We pull into the parking lot of the Old Saybrook train station. "Oh no!" I moan, looking at the full lot. "We'll never find a parking spot." Rosemary reminds me that when we first got together, I used to visualize parking spaces for her. She is right. Why have I become so pessimistic in my old age? I try my old visualization skills. It works! As we round the last corner, a parking space appears. ... [Click on TItle to read more]
[Click on title to read full post] The east-facing windows of our new Brooklyn Heights apartment, on the 32nd floor look out across the expanse of Brooklyn and Queens, building after building. On the horizon, I can see the air traffic control tower at JFK airport, twelve miles away as the crow flies, more visible in some lights than in others. The horizon stretches north and south behind the tower in a long, flat line, broken here and there by a building that rises higher than the land. The expanse of Long Island lies in the distance behind.
I grew up in northwestern Maine, in the foothills of the White Mountains, at a time when electricity had drawn only the slightest curtain over the night sky. In New York, I missed the stars. As a young adult, I spent summer vacations on a three-acre island in 42-mile long Moosehead Lake, a venue which offered the most rewarding of night skies. [Click on title to read the whole post.]
He was probably in his twenties, this young man who was sticking the needle into my arm to draw blood. I was still upset from my earlier visit to my RA (Rheumatoid Arthritis) doctor, on the eighth floor. I had seen my doctor (Dr. S), who had said my RA was under control, kept my medications at the same level, sent me for blood tests, and told me to return in three months.
The first day in the ER was unpleasant, but not horrible. It was Sunday. There were waits, but when we finally were called in, Rosemary was assigned a stretcher and there was a chair where I could sit. We had hoped to avoid the visit, but, after a four-hour stint while the on-call doctor opened his office and confirmed a re-occurrence of her optic neuritis, Rosemary had been sent to the ER for the first of a series of steroid infusions. [To read the rest of the post,click on the title.]
For several years now, I have started most days with a glance at my friend Scott’s puns of the day: “Pigs are stymied,” or “Beginning campers do it intentionally.” Sometimes, our mutual friend Rick posted a pun in reply and it seemed just like when we used to be in English class together. When Scott wasn’t well enough to post, I missed him, and I guess others did too, because when he showed up on Facebook after an absence, there would be comments, “Glad you’re back!” “Missed you!” “Welcome back!’ I didn’t know, until I read his obituary, that he had published several books of puns. [To read the whole piece, click on the title.]
“How did I ever find time to work?” I often hear friends who no longer spend their hours at a regular job lament. “What did I do when I had to do all this – and work too?” My calendar is filled with regular tasks and events – haircuts, dental cleanings, yoga classes, book group, writing group, errands, social engagements. But I did these when I was working. I thought it would be different without a full-time work assignment. For one thing, I thought I would have more time to write! [Click on Title to Read Full Post]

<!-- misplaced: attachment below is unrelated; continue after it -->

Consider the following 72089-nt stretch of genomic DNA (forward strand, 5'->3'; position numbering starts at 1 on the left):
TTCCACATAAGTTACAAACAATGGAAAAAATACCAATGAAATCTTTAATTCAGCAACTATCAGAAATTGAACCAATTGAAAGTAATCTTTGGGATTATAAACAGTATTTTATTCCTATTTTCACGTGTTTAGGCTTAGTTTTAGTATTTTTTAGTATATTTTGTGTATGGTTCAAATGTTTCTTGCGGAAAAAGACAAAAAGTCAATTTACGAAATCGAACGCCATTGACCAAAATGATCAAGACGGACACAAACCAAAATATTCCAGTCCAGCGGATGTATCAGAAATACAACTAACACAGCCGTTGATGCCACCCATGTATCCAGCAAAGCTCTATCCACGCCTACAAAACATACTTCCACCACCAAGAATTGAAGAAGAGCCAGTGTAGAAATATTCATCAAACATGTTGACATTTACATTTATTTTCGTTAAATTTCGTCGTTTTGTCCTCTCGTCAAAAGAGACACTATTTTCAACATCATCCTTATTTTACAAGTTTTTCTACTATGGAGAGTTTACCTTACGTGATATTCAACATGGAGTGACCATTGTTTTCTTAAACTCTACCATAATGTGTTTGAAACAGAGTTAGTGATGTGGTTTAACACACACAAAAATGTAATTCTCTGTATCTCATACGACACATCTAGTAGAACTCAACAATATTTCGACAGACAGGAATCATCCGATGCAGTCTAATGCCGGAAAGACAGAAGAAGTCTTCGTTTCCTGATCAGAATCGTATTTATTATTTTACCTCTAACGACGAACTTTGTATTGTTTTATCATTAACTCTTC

It was Christmas morning, early, and I sat in the sunroom, hoping to watch the sun come up over the marshes, behind the North Cove, out beyond the distant river. The marsh grasses were brownish red and lifeless; in the distance, the leafless trees looked cold and friendless. The sailboats in the cove were all put away for the winter; a single barge stood at the mouth of the cove, its crane extended over the tree line, raised not in defiance, but in supplication. [Click on Title to Read the Whole Post.]
It’s not easy to be positive. Some days I just want to curl up on the couch and Netflix binge on Gray’s Anatomy and play solitaire on my iPhone. Occasionally, I do just that. On those days, my only other alternative seems to be to sit in front of a blank screen, wishing I could think of something to write about. Since August, when Rosemary’s breast cancer recurred, it has been even more difficult to fight the dragons that life presents. I read blog posts from the past and wonder, “Who was that person who took over my body and wrote all those upbeat things?” It’s not that the person who wrote them isn’t me. It’s just not me on my bleak days. [Click on the title to read the whole post.]
When Shannon was little and I was a single parent, I often wished that I had more time to cuddle and coddle her. She was an adorable and agreeable little girl and eager to please; she often took on adult tasks at an early age. She could read maps and acted as my navigator in the car almost as soon as she could read. She bought her own clothes within a very limited budget by the time she was in middle school. When Rosemary and I started living together and I wanted her daughter, Talmadge, to take on more household tasks, I would tell them how Shannon had assumed those responsibilities at a much earlier age. Rosemary and her daughter still tease me, "We know, we know, Shannon did her laundry when she was in the womb." [To read the whole post, click on the title]